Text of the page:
Ep. 1427: Where your secret's safe with us Video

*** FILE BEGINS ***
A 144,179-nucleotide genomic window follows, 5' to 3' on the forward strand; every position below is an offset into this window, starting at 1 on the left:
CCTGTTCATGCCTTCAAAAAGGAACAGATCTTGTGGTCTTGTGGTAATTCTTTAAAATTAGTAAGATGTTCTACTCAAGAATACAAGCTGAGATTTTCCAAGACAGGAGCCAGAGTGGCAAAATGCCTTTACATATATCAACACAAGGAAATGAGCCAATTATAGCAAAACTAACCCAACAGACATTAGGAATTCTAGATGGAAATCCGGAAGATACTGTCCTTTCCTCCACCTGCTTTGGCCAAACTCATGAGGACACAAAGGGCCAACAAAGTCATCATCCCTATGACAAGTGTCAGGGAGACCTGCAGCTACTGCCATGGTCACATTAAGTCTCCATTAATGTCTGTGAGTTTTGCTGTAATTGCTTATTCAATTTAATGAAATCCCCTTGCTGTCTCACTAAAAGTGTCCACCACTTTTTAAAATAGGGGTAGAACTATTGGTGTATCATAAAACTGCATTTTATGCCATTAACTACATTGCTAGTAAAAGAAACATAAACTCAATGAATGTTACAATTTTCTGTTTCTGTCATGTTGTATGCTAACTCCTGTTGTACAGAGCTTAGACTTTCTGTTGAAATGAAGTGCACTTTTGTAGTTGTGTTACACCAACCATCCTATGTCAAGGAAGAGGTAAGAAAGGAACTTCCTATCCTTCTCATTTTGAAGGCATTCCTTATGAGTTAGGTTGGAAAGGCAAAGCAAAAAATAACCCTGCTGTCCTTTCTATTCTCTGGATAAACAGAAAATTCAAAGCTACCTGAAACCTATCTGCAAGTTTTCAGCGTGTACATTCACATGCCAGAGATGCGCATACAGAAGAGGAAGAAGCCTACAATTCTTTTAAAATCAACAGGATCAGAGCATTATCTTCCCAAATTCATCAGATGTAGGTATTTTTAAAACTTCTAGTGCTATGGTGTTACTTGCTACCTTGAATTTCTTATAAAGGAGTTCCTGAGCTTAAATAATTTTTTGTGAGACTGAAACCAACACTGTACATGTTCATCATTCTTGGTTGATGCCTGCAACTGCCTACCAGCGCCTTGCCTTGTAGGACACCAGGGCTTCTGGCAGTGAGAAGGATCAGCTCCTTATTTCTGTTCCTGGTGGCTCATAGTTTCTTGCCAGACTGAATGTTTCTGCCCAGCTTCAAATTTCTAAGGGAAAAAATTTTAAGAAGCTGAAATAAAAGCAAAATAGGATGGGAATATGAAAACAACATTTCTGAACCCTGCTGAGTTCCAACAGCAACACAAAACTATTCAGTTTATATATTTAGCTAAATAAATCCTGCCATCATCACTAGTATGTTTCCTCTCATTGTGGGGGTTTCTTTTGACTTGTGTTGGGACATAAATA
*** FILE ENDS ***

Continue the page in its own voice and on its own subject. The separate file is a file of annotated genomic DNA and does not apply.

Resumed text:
Ep. 1427: Where your secret's safe with us Video Transcript